Keeping It Green By Ron Hall
The professional landscape/lawn service industry is a male-dominated industry. At least us males (unthinkingly?) assume it’s so. The numbers are certainly on our side. But, make no mistake about it, women profoundly affect every part of the industry.
If you feel I’m overstating the case, please let me know.
Women lead many of our industry associations. Female landscape architects and landscape designers work in many of our companies. Wives, who are also co-owners and business partners, perform administrative and bookkeeping duties that keep tens of thousands of small landscape and lawn service family businesses going. Women, more often than not, make the Yay or Nay decisions when it comes to major residential landscape decisions.
But the most significant and overlooked role for women in our industry is as owners and entrepreneurs. They’re out there; their numbers are growing; they’re smart; and they can be just as competitively tough “as the next guy.”
Writer and frequent Turf contributor Pamela Walton interviewed one of these capable business owners, Jodi Lewis, owner/operator of a Lawn Doctor lawn care franchise in Edmond, Okla.
Valuable Networking Opportunities for Women
Women green industry entrepreneurs can now count on the support and networking opportunities offered by several national organizations, including a relatively new organization focusing specifically on female landscape professionals.
The National Association of Professional Women in Landscape (NAPWL) became a reality in 2011. The NAPWL is a diversified group of green industry professionals.
“The NAPWL is building a world-class community of the brightest and most innovative women in the green industry,” reports Judith M. Guido, chairwoman of Guido and Associates.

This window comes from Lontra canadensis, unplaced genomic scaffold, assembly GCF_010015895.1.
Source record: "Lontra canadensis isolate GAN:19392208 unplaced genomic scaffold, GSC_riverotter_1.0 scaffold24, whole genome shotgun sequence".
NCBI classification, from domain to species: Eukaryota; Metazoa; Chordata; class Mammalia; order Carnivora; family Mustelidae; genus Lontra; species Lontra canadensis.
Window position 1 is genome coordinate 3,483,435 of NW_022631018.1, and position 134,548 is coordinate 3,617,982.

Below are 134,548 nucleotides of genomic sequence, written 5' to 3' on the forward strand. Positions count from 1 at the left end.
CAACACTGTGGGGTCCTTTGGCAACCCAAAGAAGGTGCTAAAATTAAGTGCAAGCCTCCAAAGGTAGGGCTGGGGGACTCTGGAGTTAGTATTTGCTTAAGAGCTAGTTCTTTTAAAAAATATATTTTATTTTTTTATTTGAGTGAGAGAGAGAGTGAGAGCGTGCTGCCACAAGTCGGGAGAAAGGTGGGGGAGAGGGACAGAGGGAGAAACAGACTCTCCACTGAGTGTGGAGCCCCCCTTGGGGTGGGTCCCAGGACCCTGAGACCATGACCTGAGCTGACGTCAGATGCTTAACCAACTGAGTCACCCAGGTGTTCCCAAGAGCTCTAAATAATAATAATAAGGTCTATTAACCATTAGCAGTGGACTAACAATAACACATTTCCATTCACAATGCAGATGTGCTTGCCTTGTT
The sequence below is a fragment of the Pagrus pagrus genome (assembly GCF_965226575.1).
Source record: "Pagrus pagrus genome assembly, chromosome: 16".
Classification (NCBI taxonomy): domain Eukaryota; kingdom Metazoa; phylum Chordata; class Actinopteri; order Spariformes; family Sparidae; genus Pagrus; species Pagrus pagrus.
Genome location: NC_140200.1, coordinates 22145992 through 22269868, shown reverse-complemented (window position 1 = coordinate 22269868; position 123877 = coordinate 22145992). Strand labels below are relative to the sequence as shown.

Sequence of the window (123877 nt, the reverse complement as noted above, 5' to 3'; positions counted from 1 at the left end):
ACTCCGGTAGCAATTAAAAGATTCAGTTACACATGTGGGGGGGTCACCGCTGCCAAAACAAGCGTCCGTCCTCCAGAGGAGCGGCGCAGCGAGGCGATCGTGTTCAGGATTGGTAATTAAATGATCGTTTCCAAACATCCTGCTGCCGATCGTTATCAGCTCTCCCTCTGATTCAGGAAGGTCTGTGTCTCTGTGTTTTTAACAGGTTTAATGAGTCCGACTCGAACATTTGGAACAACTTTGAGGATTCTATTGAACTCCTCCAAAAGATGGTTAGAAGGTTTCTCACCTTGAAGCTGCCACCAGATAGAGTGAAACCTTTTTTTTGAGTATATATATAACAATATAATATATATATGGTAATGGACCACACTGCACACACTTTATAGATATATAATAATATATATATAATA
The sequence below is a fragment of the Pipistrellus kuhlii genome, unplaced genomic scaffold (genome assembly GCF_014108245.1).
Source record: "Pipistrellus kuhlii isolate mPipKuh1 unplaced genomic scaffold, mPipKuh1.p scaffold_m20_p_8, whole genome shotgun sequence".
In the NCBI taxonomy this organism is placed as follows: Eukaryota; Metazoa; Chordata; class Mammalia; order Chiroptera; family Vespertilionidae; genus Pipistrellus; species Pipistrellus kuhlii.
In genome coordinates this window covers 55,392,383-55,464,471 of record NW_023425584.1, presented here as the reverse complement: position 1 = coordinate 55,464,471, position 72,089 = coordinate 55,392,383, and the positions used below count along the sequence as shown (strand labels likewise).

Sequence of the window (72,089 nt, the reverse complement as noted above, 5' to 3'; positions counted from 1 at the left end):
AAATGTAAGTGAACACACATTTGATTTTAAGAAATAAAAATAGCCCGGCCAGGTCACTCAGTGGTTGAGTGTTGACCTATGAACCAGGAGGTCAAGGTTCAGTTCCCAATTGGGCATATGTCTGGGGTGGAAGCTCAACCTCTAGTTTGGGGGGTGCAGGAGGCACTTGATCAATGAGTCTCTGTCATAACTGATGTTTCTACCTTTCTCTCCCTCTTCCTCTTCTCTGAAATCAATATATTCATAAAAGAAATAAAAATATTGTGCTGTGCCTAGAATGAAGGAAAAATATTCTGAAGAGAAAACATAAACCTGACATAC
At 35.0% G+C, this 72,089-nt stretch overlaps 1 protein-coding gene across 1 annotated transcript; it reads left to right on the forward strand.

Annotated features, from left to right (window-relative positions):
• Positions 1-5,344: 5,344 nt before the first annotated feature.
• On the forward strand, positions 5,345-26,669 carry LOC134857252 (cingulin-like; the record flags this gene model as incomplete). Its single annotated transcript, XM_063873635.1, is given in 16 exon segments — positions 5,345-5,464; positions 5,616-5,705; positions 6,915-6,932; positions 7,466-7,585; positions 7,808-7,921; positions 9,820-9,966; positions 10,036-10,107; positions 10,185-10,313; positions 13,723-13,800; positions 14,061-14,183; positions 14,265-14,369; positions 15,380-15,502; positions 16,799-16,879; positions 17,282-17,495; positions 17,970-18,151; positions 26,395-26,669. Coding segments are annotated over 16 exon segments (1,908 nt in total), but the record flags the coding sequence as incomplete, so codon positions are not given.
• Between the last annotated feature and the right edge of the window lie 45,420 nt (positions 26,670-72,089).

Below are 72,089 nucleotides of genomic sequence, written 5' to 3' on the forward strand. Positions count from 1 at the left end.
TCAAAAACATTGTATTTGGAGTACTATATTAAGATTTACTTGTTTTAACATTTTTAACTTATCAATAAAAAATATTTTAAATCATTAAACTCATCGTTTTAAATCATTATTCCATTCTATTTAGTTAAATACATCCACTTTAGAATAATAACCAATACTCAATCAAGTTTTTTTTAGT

The goal of the NAPWL, based in Orange County, Calif., is to serve the needs and empower women in the green landscape industry by promoting professionalism, education, sustainability and a sense of community. To learn more, visit www.napwl.org.
The National Association of Women Business Owners (NAWBO) provides networking for the approximately 10.6 million women-owned business owners. The NAWBO, founded in 1975, has chapters in all the 50 states with multiple chapters in some states. Check out its excellent website at www.nawbo.org.
A related organization is the National Association of Women Owned Small Business, Inc., (NAWOSB), established in 2010. The NAWOSB describes its mission to educate women owned businesses about government bids, certifications, contracts and other opportunities. To learn more, visit www.nawosb.webs.com.
Lewis, a self-described “Type A” personality, grew up on a farm in Bristow, a speck of community of about 4,000 people in east central Oklahoma. Lewis earned a degree in agribusiness from Oklahoma State University in 2004. She then worked for two nonprofits before acquiring a Lawn Doctor franchise five years ago.
It never occurred to Lewis, shown left, that she couldn’t run a lawn care company because she’s a woman, reports Walton.
“First of all, my gender should never be a factor. I take it all in stride,” said Lewis, adding that being a female in the lawn care business has advantages.
“From a sales standpoint, we’re a lot less threatening, and often other women find it inspirational that I’m the owner of the business.”
When we initially conceived the idea of sharing the stories of some of the remarkable women owners in the industry we didn’t foresee just how many great female green industry company owners, CEOs, COOs and senior managers are out there. There are hundreds of them. The more we dug, the more we realized what a positive force they are in the landscape/lawn service industry.
And many of us manly men go merrily along thinking that the landscape industry is our sole domain. The women in this industry, it seems, are almost content to let us to maintain this delusion.
We’re looking forward to telling the stories of more women owners and industry leaders in future issues of Turf. Stay in touch and let us know if we can share your story with the industry, too.